Gamla Stan, the old town of Stockholm

The large island of Gamla Stan and the small islets of Riddarholmen, Helgeandsholmen and Strömsborg are the heart of Stockholm city. It was from this collection of islands that a city grew. This is a city that retains the charm of medieval Europe, preserved from destruction because of Sweden’s two centuries of peace and a strong commitment to defending the beauty of the city.

Cobblestone streets pave the streets and narrow alleys, hidden paths appear out of every corner. Circumnavigating the main island is simple but walking around the many streets is almost like navigating a labyrinthine maze.

Gamla Stan was first built in the 13th century and its oldest buildings were influenced by northern Germanic Brick Gothic architecture. The centre of Gamla Stan is Stortorget, the former merchant square.

Situated around the square is the Stockholm Stock Exchange Building, presently the home of the Nobel Museum as well as many former merchant houses that are today cafes and restaurants.

The centre of the square is a functional well that was built in 1856 (it was reconnected to the water conduit system in 1950).

Today, tourist (including Buddhist monks), families and lovers sit around the square enjoying the quiet of the day over a cup of coffee.

Unbeknownst to them, lying under their feet is a history of morbid skulduggery and chicanery. Hidden underneath the unevenly cut stones is a historical blood-trail of chilling proportions. It was in this square that the infamous Stockholm Bloodbath (where Swedish nobles were slaughtered by the Danish King Christian II) of 1520.

Next to the Square is the oldest church in town the Storkyrkan, the oldest church in Stockholm and the present Cathedral of the Lutheran Diocese of Stockholm.

Apart from its luxurious golden interior (in another post), the church is well known for the stature of St George and the Dragon, made on order of Sten Sture the Younger in a symbolic way of how he saved the maiden Stockholm from the dragon (Christian II of Denmark).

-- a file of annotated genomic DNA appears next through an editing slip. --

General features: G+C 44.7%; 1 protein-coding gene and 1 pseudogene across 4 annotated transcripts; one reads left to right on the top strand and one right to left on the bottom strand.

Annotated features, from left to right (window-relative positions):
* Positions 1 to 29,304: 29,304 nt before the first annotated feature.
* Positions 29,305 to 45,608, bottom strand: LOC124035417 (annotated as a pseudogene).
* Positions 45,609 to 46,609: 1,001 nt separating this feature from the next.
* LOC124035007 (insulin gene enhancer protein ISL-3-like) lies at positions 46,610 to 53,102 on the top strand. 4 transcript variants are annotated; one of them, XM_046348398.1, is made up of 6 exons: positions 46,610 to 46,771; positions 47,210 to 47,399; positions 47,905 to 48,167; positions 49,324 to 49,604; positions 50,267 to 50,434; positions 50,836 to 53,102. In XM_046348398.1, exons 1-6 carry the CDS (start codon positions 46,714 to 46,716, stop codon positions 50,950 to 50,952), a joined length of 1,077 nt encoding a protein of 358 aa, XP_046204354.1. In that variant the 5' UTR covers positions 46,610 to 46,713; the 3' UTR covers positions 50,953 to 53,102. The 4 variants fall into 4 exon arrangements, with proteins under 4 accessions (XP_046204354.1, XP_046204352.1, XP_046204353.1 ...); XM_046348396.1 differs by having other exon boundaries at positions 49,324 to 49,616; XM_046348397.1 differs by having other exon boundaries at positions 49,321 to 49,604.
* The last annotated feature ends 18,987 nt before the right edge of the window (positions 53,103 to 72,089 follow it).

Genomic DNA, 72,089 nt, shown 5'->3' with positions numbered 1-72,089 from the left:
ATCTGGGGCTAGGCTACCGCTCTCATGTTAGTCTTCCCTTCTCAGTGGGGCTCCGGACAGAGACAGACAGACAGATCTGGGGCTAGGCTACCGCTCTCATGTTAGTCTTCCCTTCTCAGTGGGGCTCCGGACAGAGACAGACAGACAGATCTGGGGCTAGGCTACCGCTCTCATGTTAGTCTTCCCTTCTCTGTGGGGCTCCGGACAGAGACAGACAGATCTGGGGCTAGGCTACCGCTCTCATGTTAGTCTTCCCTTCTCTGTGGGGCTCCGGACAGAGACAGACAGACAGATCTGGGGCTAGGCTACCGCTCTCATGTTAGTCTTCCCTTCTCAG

The church is also the royal church, with pews reserved for the royal family. It is also the site of royal weddings and christenings.

Gamla Stan is today still the political seat of power in Sweden. Adjacent to the Storkyrkan is the Kungliga Slottet, the official residence of the Swedish monarch and the royal family.

A changing of the guard takes place at around noon.

Also situated in the area is the Riksdag, the Swedish parliament on the islet of Helgeandsholmen.

It is here that parliament sits and the royal family opens the session of parliament.

While parliamentary business is run on Helgeandsholmen, the day to day running of goverment used to be run on another islet in Gamla Stan – Riddarholmen. Many former government buildings were located here (most have since expanded responsibilities and been relocated throughout Sweden), the old parliament house is also located here. Today Riddarholmen is more known for have a great view of Stockholm’s more modern islands,

and also the home of the Riddarskyrkan, the royal burial church.

The original Gamla Stan was defended by stone walls with towers and a citadel. Gamla Stan remained the frontiers of Stockholm until 1611, when the Swedish Era of Great Power saw Stockholm grow sixfold and the surrounding islands become populated. By then, the city walls were very much useless. This era of development coincided with the start of the Thirty Year War, which turned Sweden into a great political, economic and military power in the 18th century.

Gamla Stan is today a tourist must see. The picture of Stockholm that will probably greet you in videos and brochures of the place. It’s a beautiful backdrop for many creative endeavours.

And this small place has many stories waiting to be uncovered and told.


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